On any given night in Australia one-in-200 people are homeless.
Few would disagree that this number is far too high, but there is much debate about why people become homeless in the first place.
Rough sleepers are the most visible of the homeless population, but it is actually much larger than just those sleeping on the streets.
Being “homeless” includes anyone whose housing conditions don’t qualify as a decent “home” – like squatting in abandoned buildings, having to stay with relatives or friends temporarily when there is no alternative, or staying in a caravan park, boarding house, hotel or crisis accommodation.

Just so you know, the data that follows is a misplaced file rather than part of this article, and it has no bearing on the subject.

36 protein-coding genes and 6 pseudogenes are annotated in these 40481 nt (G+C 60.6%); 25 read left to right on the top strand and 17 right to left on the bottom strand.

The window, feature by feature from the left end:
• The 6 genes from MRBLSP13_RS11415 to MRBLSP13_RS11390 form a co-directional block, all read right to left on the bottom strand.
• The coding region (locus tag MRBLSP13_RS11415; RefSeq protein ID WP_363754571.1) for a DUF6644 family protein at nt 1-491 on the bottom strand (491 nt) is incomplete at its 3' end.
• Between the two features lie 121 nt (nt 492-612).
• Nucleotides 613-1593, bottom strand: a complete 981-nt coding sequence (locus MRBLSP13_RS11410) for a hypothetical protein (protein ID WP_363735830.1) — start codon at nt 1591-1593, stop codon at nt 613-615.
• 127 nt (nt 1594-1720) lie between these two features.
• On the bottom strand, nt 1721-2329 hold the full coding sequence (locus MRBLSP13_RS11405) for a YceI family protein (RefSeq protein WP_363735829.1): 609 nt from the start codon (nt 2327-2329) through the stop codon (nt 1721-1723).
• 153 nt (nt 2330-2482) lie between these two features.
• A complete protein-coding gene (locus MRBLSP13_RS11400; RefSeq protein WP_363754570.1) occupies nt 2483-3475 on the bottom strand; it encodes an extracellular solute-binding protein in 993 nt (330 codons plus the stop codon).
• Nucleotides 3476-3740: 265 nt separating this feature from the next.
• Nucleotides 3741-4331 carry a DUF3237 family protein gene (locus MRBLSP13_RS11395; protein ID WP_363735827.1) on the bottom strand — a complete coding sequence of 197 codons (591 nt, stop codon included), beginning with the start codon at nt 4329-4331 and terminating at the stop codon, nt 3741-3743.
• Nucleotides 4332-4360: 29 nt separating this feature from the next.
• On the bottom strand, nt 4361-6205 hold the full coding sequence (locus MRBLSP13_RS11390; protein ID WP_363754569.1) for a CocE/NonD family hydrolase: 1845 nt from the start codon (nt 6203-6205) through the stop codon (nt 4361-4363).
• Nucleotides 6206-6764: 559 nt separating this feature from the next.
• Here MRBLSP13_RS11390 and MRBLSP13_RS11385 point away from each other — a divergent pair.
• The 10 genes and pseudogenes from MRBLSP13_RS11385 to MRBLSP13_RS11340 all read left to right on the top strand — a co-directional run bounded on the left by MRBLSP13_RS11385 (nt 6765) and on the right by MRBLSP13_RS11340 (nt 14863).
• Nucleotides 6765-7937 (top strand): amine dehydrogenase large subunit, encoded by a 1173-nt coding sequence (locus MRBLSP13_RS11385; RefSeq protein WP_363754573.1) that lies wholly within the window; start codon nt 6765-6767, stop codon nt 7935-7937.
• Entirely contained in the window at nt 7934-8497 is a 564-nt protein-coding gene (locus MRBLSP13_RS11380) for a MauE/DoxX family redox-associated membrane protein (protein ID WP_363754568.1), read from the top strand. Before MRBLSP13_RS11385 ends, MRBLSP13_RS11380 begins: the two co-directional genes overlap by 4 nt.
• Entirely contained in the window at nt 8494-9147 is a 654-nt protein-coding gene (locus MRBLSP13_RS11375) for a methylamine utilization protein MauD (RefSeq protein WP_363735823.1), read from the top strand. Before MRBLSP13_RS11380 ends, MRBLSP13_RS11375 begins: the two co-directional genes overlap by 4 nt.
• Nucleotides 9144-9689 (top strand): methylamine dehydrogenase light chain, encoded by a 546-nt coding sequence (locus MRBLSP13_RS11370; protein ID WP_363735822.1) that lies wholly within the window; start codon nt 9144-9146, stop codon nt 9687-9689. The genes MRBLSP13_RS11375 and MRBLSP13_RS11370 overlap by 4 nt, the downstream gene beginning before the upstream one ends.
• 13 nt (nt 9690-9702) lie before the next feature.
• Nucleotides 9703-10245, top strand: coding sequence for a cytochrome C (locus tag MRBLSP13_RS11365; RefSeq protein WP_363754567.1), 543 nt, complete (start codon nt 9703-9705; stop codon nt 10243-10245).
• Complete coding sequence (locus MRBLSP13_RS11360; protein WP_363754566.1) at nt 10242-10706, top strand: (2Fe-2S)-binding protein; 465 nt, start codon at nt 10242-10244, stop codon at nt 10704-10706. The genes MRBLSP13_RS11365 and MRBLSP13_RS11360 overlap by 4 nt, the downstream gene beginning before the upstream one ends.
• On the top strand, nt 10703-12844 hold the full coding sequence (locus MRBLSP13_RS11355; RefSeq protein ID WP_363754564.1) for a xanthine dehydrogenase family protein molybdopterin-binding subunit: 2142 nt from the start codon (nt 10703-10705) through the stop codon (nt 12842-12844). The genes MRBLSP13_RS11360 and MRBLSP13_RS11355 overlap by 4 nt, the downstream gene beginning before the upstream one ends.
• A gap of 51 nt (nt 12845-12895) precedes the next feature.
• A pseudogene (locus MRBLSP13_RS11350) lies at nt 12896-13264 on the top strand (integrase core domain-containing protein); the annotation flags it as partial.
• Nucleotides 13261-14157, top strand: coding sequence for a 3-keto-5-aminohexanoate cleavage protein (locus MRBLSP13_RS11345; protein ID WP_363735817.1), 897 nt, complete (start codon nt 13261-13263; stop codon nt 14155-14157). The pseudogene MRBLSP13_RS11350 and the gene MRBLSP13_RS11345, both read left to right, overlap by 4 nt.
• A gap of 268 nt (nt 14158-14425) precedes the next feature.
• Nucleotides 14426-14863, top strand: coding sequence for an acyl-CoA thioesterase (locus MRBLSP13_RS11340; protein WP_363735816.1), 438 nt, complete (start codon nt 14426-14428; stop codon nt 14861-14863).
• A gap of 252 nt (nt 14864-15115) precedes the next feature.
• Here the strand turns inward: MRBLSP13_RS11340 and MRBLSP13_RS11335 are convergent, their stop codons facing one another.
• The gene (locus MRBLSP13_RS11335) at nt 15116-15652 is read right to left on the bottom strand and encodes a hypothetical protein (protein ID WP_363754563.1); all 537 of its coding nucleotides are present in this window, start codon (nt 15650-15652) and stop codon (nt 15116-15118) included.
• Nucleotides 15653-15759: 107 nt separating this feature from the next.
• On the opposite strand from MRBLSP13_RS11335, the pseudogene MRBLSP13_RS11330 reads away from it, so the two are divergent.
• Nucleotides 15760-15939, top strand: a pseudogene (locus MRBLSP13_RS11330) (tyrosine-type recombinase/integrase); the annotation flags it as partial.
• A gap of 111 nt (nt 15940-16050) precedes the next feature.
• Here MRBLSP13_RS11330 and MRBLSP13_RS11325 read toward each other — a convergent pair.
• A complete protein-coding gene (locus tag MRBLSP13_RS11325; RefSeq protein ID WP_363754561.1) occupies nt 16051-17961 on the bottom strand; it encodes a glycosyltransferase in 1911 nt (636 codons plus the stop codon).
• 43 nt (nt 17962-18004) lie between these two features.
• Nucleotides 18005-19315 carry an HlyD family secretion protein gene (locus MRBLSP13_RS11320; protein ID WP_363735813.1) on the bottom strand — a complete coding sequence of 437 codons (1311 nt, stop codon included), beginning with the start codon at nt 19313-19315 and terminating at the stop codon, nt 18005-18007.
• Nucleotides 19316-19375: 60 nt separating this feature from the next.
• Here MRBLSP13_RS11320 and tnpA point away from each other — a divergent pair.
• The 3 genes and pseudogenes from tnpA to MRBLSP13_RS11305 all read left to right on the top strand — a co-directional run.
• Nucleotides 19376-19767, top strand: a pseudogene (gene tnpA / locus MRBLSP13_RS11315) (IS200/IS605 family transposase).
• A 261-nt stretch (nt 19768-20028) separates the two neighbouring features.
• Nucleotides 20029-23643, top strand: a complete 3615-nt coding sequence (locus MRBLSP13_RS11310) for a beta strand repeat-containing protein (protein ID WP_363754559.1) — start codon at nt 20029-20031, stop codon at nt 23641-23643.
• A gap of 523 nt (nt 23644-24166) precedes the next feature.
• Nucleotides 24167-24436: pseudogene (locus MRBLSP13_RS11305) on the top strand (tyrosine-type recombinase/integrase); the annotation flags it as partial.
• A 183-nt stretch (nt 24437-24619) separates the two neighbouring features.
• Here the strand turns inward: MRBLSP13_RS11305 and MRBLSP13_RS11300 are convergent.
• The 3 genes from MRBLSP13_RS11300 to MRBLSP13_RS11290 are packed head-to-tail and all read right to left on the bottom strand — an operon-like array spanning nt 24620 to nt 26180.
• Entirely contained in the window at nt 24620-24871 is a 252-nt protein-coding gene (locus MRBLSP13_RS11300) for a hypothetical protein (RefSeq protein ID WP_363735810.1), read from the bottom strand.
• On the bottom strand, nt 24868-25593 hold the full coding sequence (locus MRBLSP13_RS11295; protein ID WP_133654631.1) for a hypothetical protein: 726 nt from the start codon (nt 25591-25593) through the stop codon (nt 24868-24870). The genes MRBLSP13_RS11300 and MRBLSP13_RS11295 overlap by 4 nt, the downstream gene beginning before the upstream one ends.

If we’re going to really address the huge challenge of homelessness and design policies that really work, we need to better understand why people become homeless in the first place.
And there is a significant perception gap between what the general public think about why people become homeless, and what people who have experienced homelessness say – particularly when it comes to substance use.
To view the full ProBono article, click here.